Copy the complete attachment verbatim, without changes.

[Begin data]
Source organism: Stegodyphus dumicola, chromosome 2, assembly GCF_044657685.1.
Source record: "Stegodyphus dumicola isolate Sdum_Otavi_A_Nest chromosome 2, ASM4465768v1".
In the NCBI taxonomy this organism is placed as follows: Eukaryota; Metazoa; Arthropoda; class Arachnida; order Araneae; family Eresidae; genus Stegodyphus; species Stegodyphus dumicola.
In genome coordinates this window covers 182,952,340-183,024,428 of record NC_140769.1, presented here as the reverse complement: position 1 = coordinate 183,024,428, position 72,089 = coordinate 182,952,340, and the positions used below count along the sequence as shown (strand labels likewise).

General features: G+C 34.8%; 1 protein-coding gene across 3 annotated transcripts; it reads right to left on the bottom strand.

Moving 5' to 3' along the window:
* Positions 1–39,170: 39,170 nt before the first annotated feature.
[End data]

Source organism: Stegodyphus dumicola, chromosome 2, assembly GCF_044657685.1.
Source record: "Stegodyphus dumicola isolate Sdum_Otavi_A_Nest chromosome 2, ASM4465768v1".
In the NCBI taxonomy this organism is placed as follows: Eukaryota; Metazoa; Arthropoda; class Arachnida; order Araneae; family Eresidae; genus Stegodyphus; species Stegodyphus dumicola.
In genome coordinates this window covers 182,952,340-183,024,428 of record NC_140769.1, presented here as the reverse complement: position 1 = coordinate 183,024,428, position 72,089 = coordinate 182,952,340, and the positions used below count along the sequence as shown (strand labels likewise).

General features: G+C 34.8%; 1 protein-coding gene across 3 annotated transcripts; it reads right to left on the bottom strand.

Moving 5' to 3' along the window:
* Positions 1–39,170: 39,170 nt before the first annotated feature.